For initiating new trials, similar trends were noted, with patient care, cancer therapy type, and route of administration of the therapy being at the top of the list of considerations. Investigators were also concerned about therapy that required intravenous administration as compared with oral therapies, because oral drugs could potentially be self-administered at home.

Regulatory/Operational Considerations

The authors also looked at how investigators were dealing with new regulatory and operational challenges, as patients with COVID-19 illnesses began to overwhelm medical infrastructures. They found that almost 60% of investigators reported that COVID-19 had "moderate" or "high" impact on causing delayed or cancelled patient visits, and about 80% stated that they anticipated protocol deviations would cause unresolved queries, such as incomplete patient visit data.

Investigators reported using different tactics in order to work around operational challenges while ensuring patient safety. These included adopting or planning to adopt technology-based interventions that could decrease on-site monitoring visits and in-person patient visits, such as telemedicine (82%), alternative locations for assessments (73%), remote electronic health record access for monitors, and virtual monitoring of data and study documentation (73%). Others reported approaches such as shipping oral drugs directly to patients (64%) and avoiding immunosuppressive treatment regimens (73%).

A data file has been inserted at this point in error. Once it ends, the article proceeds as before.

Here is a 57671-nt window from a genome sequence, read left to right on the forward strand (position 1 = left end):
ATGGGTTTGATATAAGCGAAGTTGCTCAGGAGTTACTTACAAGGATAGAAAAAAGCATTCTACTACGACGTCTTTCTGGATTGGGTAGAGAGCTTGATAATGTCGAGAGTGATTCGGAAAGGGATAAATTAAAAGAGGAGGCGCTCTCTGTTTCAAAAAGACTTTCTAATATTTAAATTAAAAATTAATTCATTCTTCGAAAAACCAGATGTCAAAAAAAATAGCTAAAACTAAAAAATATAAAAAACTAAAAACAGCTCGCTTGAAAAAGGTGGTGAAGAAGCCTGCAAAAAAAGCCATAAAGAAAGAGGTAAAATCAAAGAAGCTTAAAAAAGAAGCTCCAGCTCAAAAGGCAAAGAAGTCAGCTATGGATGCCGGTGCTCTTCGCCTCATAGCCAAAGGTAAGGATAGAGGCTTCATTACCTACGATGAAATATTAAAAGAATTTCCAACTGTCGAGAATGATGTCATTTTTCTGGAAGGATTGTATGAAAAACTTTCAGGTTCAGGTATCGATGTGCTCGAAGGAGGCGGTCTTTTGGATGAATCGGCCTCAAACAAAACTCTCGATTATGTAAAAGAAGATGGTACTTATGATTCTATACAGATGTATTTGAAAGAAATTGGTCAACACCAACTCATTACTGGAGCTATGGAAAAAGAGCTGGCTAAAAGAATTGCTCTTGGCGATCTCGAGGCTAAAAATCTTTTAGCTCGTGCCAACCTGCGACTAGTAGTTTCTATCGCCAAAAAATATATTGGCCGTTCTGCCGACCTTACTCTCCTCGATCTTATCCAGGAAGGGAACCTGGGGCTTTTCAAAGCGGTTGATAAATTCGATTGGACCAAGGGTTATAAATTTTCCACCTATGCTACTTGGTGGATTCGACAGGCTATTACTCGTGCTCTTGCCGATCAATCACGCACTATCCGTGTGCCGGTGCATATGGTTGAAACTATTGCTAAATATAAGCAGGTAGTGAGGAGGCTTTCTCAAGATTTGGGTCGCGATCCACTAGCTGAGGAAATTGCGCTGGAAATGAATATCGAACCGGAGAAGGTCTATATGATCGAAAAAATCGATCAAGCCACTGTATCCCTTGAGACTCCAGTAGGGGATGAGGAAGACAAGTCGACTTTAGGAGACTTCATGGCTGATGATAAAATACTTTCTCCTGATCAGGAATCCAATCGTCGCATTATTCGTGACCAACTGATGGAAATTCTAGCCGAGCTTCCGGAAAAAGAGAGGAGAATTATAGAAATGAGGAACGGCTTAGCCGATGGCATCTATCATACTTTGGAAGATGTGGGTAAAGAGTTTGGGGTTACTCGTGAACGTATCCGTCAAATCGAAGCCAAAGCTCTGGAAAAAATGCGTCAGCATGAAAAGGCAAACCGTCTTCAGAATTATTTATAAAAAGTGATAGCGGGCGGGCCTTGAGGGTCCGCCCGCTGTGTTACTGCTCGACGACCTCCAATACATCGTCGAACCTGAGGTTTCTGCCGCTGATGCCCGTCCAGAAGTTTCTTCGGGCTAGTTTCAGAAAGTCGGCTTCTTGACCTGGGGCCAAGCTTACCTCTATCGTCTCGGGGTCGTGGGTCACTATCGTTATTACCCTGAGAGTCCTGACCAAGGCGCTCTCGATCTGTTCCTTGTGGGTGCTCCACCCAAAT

IQVIA Analysis

The separate analysis of a subset of IQVIA-run oncology clinical trials showed that milestone delays (16%) were the most reported risk as a result of the COVID-19 pandemic. Causes of these milestone delays are predicted to be delays to site activation, enrollment, patient visits, and/or data collection and cleaning.

In addition, data from ClinicalTrials.gov revealed that more than 200 interventional oncology studies were suspended in March (n = 62) and April
(n = 139). Of these trials, 29 were phase I, 72 phase II, 11 phase III, and the remainder classified as other.

"Maybe we can learn something from this for the future," said Hubbard-Lucey. "From a clinician point of view and from the hospital's viewpoint — what can we do to make it easier to get patients into trials? I hope that there is a positive twist to all this, and maybe we can learn how to improve trials."

Hubbard-Lucey is a scientific advisor and has equity interest in Fx Biopharma. The other authors have disclosed no relevant financial relationships.

Nat Rev Drug Discov. Published online May 18, 2020. Full text

For more from Medscape Oncology, join us on Twitter and Facebook

Comments

3090D553-9492-4563-8681-AD288FA52ACE
Comments on Medscape are moderated and should be professional in tone and on topic. You must declare any conflicts of interest related to your comments and responses. Please see our Commenting Guide for further information. We reserve the right to remove posts at our sole discretion.
Post as:

processing....